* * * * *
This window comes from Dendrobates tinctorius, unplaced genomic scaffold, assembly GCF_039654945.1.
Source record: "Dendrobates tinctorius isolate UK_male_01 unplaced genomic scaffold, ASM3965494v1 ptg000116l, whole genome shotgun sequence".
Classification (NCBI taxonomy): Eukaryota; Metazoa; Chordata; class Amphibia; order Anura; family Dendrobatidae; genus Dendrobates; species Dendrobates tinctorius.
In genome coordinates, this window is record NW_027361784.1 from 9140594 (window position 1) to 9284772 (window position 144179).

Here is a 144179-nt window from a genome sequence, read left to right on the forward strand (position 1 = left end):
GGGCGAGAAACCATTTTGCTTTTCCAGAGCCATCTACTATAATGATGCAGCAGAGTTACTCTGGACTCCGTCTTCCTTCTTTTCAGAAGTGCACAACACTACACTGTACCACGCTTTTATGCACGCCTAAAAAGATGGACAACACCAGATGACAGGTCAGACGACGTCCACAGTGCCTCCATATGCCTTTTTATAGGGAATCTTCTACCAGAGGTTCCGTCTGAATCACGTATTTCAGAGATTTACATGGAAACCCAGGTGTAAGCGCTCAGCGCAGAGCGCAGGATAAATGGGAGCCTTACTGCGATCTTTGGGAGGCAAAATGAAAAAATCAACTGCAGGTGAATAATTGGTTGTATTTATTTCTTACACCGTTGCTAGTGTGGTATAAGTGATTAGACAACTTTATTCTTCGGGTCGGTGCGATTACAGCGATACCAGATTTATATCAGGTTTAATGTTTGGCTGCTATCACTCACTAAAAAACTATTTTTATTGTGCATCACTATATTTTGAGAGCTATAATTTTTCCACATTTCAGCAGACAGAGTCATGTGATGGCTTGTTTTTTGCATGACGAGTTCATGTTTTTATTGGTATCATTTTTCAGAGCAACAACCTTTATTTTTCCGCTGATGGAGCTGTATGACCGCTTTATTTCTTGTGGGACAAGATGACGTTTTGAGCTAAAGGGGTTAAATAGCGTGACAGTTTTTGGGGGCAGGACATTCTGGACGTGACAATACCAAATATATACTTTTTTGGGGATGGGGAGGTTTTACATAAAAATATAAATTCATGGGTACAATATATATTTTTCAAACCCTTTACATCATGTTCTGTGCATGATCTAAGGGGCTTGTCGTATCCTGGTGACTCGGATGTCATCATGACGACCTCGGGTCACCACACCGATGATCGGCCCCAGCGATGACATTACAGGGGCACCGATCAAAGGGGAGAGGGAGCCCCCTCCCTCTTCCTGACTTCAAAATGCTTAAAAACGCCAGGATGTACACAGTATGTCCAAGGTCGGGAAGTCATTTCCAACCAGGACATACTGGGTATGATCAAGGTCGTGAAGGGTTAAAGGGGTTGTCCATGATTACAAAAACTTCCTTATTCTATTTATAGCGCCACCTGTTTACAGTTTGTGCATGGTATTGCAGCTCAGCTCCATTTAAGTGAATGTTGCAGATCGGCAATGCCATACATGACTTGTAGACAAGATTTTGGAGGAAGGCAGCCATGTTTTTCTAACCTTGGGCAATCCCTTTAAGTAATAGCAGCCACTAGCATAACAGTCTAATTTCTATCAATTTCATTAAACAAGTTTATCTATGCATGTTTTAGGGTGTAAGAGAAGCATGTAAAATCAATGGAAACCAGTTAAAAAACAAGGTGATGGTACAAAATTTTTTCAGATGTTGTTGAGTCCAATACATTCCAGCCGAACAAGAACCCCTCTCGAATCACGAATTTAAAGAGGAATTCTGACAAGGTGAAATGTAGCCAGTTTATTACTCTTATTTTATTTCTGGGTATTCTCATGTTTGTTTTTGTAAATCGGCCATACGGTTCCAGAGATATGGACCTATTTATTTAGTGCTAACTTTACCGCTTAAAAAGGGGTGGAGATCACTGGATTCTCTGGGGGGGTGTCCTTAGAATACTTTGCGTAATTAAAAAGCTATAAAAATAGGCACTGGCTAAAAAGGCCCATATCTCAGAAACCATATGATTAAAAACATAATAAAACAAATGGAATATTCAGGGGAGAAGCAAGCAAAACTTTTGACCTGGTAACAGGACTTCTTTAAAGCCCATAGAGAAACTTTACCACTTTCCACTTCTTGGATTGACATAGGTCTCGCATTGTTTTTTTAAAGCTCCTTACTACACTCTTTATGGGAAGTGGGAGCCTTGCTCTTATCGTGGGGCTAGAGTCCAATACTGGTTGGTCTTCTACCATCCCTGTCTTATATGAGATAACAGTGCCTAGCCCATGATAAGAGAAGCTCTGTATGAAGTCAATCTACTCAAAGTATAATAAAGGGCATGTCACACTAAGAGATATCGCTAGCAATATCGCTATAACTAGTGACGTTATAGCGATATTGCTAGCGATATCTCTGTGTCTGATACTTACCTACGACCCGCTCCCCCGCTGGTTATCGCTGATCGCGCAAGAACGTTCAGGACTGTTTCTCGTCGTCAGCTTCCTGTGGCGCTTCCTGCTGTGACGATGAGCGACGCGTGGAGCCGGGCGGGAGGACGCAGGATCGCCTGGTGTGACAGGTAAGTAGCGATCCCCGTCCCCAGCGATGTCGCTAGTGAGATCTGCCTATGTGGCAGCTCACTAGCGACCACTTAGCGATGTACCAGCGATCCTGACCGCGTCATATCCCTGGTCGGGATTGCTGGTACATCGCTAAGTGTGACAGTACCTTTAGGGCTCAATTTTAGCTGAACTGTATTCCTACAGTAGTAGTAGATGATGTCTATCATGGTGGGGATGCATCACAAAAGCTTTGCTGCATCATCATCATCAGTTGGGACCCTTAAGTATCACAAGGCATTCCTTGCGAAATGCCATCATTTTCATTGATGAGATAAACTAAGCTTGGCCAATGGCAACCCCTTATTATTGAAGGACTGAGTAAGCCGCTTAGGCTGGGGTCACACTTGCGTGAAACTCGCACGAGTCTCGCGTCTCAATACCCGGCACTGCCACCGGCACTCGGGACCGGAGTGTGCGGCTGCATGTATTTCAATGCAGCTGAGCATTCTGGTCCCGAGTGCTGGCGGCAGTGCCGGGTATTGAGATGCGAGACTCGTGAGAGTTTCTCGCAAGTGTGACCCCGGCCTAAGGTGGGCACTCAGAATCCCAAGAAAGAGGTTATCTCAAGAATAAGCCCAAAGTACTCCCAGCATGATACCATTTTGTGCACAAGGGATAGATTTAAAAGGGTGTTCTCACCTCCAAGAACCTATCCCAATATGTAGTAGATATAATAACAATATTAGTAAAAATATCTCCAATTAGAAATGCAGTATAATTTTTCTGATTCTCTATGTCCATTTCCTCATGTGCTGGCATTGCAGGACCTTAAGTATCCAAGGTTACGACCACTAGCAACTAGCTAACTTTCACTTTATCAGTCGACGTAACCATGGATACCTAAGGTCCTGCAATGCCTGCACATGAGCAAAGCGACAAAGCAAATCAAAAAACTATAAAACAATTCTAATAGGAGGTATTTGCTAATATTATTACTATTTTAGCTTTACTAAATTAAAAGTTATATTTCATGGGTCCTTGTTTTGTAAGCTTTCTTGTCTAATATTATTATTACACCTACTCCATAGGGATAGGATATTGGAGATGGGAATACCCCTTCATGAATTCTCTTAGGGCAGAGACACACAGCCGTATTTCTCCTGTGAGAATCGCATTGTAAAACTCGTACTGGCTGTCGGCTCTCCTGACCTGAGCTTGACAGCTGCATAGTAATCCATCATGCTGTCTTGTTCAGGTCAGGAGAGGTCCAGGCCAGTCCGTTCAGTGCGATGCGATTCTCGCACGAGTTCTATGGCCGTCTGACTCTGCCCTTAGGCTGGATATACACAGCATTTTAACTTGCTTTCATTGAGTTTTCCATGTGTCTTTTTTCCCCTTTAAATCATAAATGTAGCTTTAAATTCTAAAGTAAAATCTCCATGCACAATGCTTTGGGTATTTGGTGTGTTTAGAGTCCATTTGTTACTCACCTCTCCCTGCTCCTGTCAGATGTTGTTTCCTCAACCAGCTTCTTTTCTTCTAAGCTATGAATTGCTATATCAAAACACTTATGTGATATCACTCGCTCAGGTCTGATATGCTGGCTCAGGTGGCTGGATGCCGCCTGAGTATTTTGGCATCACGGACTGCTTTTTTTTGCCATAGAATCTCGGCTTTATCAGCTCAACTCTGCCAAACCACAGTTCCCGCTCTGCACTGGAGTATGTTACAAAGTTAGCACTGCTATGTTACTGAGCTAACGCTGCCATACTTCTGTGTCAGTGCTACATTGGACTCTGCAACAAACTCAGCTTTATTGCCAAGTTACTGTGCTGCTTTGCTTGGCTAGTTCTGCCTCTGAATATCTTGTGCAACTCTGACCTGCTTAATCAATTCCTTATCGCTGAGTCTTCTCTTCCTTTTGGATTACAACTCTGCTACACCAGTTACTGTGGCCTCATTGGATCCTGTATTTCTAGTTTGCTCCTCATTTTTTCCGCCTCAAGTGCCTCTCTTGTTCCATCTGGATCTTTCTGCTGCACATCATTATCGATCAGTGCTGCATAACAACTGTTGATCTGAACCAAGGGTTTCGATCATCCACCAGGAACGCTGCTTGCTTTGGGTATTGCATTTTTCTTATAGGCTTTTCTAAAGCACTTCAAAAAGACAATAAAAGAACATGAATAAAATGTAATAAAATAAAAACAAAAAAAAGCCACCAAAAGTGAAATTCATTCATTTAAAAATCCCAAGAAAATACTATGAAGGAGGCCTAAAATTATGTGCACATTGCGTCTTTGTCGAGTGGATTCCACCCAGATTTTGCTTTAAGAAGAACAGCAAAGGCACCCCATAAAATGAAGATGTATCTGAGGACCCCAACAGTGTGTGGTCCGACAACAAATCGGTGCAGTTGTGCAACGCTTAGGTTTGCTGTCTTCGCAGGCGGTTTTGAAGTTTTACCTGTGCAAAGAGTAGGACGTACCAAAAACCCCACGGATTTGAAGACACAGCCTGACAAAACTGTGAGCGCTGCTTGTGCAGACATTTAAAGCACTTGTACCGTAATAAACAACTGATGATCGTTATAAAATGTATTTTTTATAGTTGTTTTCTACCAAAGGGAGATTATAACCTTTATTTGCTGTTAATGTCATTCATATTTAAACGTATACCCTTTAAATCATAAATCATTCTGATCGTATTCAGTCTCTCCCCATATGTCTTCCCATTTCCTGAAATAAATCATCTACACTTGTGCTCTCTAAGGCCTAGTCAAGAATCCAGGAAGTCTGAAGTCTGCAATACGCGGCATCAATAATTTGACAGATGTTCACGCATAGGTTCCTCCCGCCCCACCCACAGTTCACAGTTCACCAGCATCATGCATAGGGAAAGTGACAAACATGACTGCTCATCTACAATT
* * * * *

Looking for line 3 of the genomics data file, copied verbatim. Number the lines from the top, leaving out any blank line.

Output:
Classification (NCBI taxonomy): Eukaryota; Metazoa; Chordata; class Amphibia; order Anura; family Dendrobatidae; genus Dendrobates; species Dendrobates tinctorius.